In a tournament, you need to balance accumulating chips with surviving in the tournament. What are your tournament stack size incentives? At shorter stacks accumulation trumps survival, whilst the opposite is true at larger stacks. In between, you need to balance these two incentives carefully. The BB numbers below assume a tournament with standard antes, but the numbers are certainly not set in stone.
Accumulation incentivized: 0-20 BB
You are generally looking to accumulate chips and are happy to take on volatility, as you want to try and build a bigger stack to put yourself in a position to do well in the tournament. Future skill edge takes a back seat – you should not be trying to find perfect spots, or passing up reasonable spots in the hope of getting a better spot (such a spot may not come, and you will be blinded down).
However, you must consider if you are at an ICM pressure point. Where there are immediate big pay jumps (such as near the bubble where payouts jump from $0 to maybe double the tournament buy-in, or near or at the final table when there may be steep pay jumps), you need to consider if survival in the tournament at the moment is more important, than accumulating chips at the moment. Sometimes, you will have to allow yourself to get blinded down to secure a minimum cash. UnfairPoker.com has a full explanation of how ICM should affect your strategy.
At less than 12BB you should be looking for opportunities to pushing your entire stack in, otherwise you should be folding. Pushing your entire stack maximizes your fold equity, which if uncontested increases your fold equity the next time you push (as you will have a bigger stack, although of course the more times you push in a short period the less fold equity you may have if your opponents think you must have weak hands). If called, pushing your entire stack in ensures you get to realize all your equity, and should you win you will often get back more than double your previous stack. Putting in some of your stack, and folding, is not advised as you lessen your fold equity the next time you push (as you will have a shorter stack).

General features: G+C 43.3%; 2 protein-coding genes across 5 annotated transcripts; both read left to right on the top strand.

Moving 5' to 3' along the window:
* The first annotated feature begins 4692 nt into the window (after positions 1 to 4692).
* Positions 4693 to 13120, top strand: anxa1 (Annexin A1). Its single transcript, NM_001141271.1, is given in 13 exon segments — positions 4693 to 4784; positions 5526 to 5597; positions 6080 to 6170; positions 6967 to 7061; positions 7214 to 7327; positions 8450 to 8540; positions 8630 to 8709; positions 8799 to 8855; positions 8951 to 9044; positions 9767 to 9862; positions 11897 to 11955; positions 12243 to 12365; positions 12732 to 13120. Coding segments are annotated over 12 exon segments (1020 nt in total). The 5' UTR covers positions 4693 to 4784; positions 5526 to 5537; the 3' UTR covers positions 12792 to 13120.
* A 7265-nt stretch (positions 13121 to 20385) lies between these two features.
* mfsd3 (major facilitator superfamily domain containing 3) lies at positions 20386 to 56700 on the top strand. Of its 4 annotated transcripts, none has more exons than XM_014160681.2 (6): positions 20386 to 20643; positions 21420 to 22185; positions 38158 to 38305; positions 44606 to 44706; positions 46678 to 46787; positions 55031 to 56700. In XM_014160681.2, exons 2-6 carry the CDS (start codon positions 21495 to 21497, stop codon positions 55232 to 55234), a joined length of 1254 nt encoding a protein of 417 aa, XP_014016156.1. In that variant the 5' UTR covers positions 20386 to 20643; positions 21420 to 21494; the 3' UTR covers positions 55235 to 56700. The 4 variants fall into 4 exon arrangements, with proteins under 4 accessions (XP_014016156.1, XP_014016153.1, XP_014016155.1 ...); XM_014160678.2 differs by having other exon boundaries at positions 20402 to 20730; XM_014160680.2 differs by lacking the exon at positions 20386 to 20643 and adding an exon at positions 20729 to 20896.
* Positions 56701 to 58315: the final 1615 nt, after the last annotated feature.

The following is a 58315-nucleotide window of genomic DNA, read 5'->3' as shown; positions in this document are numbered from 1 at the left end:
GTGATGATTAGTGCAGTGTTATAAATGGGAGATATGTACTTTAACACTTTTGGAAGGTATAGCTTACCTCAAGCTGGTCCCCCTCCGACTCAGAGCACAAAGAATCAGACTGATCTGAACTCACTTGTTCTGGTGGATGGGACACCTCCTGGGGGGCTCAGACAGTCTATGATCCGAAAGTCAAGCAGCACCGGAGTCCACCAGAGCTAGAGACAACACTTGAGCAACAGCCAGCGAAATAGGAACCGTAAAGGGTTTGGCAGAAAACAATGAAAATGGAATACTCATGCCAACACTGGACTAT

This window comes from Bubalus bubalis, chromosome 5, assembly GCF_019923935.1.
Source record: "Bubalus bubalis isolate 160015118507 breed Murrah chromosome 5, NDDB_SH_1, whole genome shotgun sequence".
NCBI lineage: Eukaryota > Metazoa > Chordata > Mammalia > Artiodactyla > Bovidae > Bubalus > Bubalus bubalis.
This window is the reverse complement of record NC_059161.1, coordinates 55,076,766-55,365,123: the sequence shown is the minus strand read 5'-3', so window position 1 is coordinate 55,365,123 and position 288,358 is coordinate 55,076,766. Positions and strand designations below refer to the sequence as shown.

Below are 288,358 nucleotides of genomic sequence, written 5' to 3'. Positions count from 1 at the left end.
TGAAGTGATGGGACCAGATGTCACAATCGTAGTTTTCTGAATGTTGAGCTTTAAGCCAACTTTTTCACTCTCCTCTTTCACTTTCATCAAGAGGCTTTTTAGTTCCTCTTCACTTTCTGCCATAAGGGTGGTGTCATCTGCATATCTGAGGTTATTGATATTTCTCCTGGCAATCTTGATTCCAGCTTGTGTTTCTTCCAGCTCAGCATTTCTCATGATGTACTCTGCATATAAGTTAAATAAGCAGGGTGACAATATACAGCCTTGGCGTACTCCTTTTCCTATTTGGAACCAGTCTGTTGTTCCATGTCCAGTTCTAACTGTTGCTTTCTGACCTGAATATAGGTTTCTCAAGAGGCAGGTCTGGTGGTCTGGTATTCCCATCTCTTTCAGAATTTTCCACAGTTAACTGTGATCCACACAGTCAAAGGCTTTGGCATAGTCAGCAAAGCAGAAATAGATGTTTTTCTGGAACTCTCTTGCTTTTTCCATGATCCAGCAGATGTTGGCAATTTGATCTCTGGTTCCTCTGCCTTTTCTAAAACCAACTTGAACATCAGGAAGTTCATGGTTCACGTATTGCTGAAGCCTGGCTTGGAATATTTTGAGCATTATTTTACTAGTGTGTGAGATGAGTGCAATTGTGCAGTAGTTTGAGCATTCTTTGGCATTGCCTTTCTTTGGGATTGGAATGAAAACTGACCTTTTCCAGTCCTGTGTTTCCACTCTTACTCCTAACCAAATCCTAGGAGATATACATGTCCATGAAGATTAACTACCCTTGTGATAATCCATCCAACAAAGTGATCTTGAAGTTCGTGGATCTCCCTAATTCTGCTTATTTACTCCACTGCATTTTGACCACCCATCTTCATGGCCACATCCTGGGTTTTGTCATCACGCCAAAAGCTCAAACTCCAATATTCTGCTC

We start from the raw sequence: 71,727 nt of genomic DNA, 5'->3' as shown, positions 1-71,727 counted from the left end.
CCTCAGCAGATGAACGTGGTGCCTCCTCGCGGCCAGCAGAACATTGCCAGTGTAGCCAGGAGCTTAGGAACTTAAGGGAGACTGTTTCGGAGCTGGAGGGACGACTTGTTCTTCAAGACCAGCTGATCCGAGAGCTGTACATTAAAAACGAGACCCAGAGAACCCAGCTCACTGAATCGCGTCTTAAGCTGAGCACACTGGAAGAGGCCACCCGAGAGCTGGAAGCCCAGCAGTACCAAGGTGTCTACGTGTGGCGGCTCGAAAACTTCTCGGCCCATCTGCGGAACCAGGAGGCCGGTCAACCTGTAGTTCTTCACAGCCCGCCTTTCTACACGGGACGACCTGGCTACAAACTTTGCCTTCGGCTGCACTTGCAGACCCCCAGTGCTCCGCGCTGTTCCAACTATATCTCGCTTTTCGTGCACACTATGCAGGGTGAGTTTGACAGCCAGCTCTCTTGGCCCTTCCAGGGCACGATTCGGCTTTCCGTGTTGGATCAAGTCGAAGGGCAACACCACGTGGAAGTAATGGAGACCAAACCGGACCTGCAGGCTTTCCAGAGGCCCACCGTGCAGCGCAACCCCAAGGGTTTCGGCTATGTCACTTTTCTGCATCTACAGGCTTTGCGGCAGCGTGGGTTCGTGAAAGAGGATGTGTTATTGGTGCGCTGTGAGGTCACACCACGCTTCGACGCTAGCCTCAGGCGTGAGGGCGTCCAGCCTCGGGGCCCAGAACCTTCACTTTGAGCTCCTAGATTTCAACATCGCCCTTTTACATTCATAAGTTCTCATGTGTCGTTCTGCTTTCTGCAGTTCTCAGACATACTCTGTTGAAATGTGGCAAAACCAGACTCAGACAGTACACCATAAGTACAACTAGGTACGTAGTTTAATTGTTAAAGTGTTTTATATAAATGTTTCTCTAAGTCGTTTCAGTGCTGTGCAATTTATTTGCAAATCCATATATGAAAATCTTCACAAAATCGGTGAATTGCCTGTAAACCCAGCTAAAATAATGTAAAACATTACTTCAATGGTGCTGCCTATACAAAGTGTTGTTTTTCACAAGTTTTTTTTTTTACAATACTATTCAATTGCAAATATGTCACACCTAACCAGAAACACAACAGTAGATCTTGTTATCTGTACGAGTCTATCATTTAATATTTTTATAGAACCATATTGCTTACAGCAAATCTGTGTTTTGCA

When you have more than 12BB, you are freed from push-fold mode. Instead, you can open to a normal size (then 3-bet or fold), and you can reshove.
Balance incentivized: 21BB – 1.5x tournament average chips
You want to balance accumulation with survival. You want to avoid falling back below 20BB, whilst simultaneously trying to build a stack around 1.5x tournament average chips. You have additional tools at this stack size – such as 3-bet shoving.
- You will want to consider when to take on volatility, and when not to.
- Future skill edge should be considered, and you may want to pass up certain opportunities.
- As always, consider if you are at ICM pressure point (e.g. anytime a significant pay jump is looming) – if so, consider who you can put ICM pressure on, and who can put ICM pressure.
Survival incentivized: More than 1.5x tournament average chips
You should have the chips to put tremendous pressure on your opponents in many situations, which is the main reason you took risks with your survival before to accumulate this big chips stack. Chips attract more chips – you have lots of tools to build an even bigger stack, without necessarily crashing out of the tournament.
Where ICM is important – at big pay jumps (especially the bubble), you may be able to accumulate lots of extra chips. Players you cover (which could be everyone at your table) can’t afford to get involved with you, when there are short stacks that might bust on the table.
You want to remain in this category, if possible. You will need to be taking appropriate risks to remain here (as every time the blind level increases your chip stack is effectively cut down). There is absolutely no need to take on unnecessarily volatility, as every extra chip you gain is worth less than any chip you already had. If you do fall back down into a previous category whilst taking appropriate risks, don’t fret – you know exactly what your tournament stack size incentives are to try and do to try and get back here again.